Abstract

Seismic shear-wave velocity as a function of depth for generic rock sites has been estimated from borehole data and studies of crustal velocities, and these velocities have been used to compute frequency-dependent amplifications for zero attenuation for use in simulations of strong ground motion. We define a generic rock site as one whose velocity at shallow depths equals the average of those from the rock sites sampled by the borehole data. Most of the boreholes are in populated areas; for that reason, the rock sites sampled are of particular engineering significance. We consider two generic rock sites: rock, corresponding to the bulk of the borehole data, and very hard rock, such as is found in glaciated regions in large areas of eastern North America or in portions of western North America. The amplifications on rock sites can be in excess of 3.5 at high frequencies, in contrast to the amplifications of less than 1.2 on very hard rock sites. The consideration of unattenuated amplification alone is computationally convenient, but what matters for ground-motion estimation is the combined effect of amplification and attenuation. For reasonable values of the attenuation parameter κ0, the combined effect of attenuation and amplification for rock sites peaks between about 2 and 5 Hz with a maximum level of less than 1.8. The combined effect is about a factor of 1.5 at 1 Hz and is less than unity for frequencies in the range of 10 to 20 Hz (depending on κ0).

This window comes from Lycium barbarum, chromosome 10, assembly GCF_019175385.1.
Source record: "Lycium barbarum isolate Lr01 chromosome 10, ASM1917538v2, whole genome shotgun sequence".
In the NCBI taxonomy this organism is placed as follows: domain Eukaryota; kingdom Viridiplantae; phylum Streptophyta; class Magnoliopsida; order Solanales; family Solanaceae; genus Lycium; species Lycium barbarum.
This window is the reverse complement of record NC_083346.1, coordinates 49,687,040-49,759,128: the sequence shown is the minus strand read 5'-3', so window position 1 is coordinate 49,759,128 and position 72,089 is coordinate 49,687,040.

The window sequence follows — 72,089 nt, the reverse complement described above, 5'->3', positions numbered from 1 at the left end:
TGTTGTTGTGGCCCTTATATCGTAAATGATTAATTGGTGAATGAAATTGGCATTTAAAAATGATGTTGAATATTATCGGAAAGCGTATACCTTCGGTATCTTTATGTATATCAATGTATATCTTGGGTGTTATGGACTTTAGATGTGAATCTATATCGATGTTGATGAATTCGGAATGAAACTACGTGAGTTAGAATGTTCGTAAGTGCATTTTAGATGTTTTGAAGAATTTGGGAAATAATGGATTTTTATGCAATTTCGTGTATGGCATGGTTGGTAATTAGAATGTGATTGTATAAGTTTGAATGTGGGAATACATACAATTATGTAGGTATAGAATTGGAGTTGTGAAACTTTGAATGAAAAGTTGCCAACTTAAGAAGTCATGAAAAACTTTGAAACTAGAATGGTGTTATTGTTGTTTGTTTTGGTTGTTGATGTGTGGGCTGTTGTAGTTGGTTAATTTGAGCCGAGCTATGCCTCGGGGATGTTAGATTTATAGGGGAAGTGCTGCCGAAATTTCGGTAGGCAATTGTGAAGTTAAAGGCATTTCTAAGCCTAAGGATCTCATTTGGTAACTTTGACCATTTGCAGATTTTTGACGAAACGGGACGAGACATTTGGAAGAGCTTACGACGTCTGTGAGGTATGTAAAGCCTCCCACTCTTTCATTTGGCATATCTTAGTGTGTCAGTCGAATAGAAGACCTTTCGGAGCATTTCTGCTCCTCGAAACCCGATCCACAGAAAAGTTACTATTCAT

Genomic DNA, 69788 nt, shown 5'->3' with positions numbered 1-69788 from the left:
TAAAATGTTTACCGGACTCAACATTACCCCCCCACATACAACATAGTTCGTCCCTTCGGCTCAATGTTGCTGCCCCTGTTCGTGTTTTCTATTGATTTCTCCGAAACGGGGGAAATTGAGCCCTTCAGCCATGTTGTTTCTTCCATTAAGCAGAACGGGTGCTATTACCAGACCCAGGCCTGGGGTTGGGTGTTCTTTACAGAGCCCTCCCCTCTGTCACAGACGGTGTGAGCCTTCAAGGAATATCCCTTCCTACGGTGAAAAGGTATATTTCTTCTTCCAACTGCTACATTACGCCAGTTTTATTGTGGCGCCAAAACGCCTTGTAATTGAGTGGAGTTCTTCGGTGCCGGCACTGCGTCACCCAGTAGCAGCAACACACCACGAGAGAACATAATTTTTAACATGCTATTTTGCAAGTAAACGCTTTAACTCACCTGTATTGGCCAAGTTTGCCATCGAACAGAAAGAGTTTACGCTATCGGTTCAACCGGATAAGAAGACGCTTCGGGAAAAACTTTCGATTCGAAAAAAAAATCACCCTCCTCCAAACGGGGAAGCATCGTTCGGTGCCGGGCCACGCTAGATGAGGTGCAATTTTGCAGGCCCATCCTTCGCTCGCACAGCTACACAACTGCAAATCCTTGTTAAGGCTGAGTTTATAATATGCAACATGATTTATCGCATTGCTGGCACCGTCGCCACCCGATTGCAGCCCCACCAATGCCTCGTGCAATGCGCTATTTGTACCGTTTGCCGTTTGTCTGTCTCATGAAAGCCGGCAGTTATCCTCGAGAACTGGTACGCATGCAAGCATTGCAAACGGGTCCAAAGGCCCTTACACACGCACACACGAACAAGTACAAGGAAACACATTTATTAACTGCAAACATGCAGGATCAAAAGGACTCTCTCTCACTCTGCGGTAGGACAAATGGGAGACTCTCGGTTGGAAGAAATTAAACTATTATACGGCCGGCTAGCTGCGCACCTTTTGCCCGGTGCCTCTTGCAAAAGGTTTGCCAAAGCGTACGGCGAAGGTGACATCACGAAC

Using these amplifications, we find provisional values of about Δσ = 70 bars and κ0 = 0.035 sec for rock sites in western North America by fitting our empirically determined response spectra for an M 6.5 event to simulated values.

The borehole data yield shear velocities (V30) of 618 and 306 m/sec for “rock” and “soil” sites, respectively, when averaged over the upper 30 m. From this, we recommend that V30 equals 620 and 310 m/sec for applications requiring the average velocity for rock and soil sites in western North America.

By combining the amplifications for rock sites and the site factors obtained from our analysis of strong-motion data, we derive amplifications for sites with V30 = 520 m/sec (NEHRP class C, corresponding to a mix of rock and soil sites) and V30 = 310 and 255 m/sec (average soil and NEHRP class D sites, respectively). For the average soil site, the combined effect of amplification and attenuation exceeds a factor of 2.0 for frequencies between 0.4 and about 4 Hz, with a peak site effect of 2.4; the peak of the NEHRP class D site effect is 2.7.

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